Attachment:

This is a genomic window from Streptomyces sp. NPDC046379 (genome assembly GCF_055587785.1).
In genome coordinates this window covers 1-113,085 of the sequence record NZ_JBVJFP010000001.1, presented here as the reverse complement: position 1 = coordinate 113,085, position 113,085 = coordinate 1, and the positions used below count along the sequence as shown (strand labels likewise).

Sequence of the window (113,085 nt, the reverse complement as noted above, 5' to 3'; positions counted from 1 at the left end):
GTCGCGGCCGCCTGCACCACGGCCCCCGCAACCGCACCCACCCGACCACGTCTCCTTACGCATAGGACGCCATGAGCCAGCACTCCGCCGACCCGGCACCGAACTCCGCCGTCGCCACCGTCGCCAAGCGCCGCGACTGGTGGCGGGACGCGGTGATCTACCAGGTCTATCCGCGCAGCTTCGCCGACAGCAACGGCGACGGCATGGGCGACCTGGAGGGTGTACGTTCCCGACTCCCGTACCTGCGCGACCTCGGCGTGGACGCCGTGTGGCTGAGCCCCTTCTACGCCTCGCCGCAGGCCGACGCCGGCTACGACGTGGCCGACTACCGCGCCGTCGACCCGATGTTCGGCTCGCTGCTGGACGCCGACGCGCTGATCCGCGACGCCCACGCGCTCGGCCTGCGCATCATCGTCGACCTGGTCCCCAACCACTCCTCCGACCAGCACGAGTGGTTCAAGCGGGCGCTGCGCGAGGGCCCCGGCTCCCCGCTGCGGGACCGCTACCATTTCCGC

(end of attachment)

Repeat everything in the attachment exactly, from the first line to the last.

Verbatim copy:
This is a genomic window from Streptomyces sp. NPDC046379 (genome assembly GCF_055587785.1).
In genome coordinates this window covers 1-113,085 of the sequence record NZ_JBVJFP010000001.1, presented here as the reverse complement: position 1 = coordinate 113,085, position 113,085 = coordinate 1, and the positions used below count along the sequence as shown (strand labels likewise).

Sequence of the window (113,085 nt, the reverse complement as noted above, 5' to 3'; positions counted from 1 at the left end):
GTCGCGGCCGCCTGCACCACGGCCCCCGCAACCGCACCCACCCGACCACGTCTCCTTACGCATAGGACGCCATGAGCCAGCACTCCGCCGACCCGGCACCGAACTCCGCCGTCGCCACCGTCGCCAAGCGCCGCGACTGGTGGCGGGACGCGGTGATCTACCAGGTCTATCCGCGCAGCTTCGCCGACAGCAACGGCGACGGCATGGGCGACCTGGAGGGTGTACGTTCCCGACTCCCGTACCTGCGCGACCTCGGCGTGGACGCCGTGTGGCTGAGCCCCTTCTACGCCTCGCCGCAGGCCGACGCCGGCTACGACGTGGCCGACTACCGCGCCGTCGACCCGATGTTCGGCTCGCTGCTGGACGCCGACGCGCTGATCCGCGACGCCCACGCGCTCGGCCTGCGCATCATCGTCGACCTGGTCCCCAACCACTCCTCCGACCAGCACGAGTGGTTCAAGCGGGCGCTGCGCGAGGGCCCCGGCTCCCCGCTGCGGGACCGCTACCATTTCCGC